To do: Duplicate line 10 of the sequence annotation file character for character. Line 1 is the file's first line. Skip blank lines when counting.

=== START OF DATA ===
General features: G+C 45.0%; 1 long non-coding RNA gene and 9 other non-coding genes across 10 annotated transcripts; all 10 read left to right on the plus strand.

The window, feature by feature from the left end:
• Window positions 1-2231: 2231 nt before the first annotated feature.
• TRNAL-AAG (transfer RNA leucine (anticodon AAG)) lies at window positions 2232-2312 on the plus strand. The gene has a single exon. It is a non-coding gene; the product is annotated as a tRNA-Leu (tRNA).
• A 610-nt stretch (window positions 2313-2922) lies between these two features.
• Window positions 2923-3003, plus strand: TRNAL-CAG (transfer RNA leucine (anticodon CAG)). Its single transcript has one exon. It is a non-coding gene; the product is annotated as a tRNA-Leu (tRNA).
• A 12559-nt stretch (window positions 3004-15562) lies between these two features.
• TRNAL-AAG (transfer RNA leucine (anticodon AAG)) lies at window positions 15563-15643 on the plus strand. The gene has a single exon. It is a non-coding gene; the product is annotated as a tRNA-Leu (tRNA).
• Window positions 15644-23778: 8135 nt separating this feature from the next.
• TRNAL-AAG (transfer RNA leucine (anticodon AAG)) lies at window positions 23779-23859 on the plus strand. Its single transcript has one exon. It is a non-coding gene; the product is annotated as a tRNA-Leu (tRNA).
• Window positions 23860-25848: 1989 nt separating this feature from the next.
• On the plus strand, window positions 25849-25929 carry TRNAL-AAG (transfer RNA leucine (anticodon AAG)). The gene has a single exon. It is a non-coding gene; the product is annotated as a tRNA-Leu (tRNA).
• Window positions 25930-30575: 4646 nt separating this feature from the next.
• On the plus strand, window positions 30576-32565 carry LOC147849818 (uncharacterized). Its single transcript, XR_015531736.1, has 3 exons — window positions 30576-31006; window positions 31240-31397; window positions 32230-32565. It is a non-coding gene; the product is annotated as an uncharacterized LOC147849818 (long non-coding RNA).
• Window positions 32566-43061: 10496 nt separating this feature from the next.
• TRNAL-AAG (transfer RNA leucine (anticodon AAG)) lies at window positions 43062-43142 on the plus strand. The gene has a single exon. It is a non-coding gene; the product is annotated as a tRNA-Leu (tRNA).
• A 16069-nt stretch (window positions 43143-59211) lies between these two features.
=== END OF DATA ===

• TRNAL-AAG (transfer RNA leucine (anticodon AAG)) lies at window positions 23779-23859 on the plus strand. Its single transcript has one exon. It is a non-coding gene; the product is annotated as a tRNA-Leu (tRNA).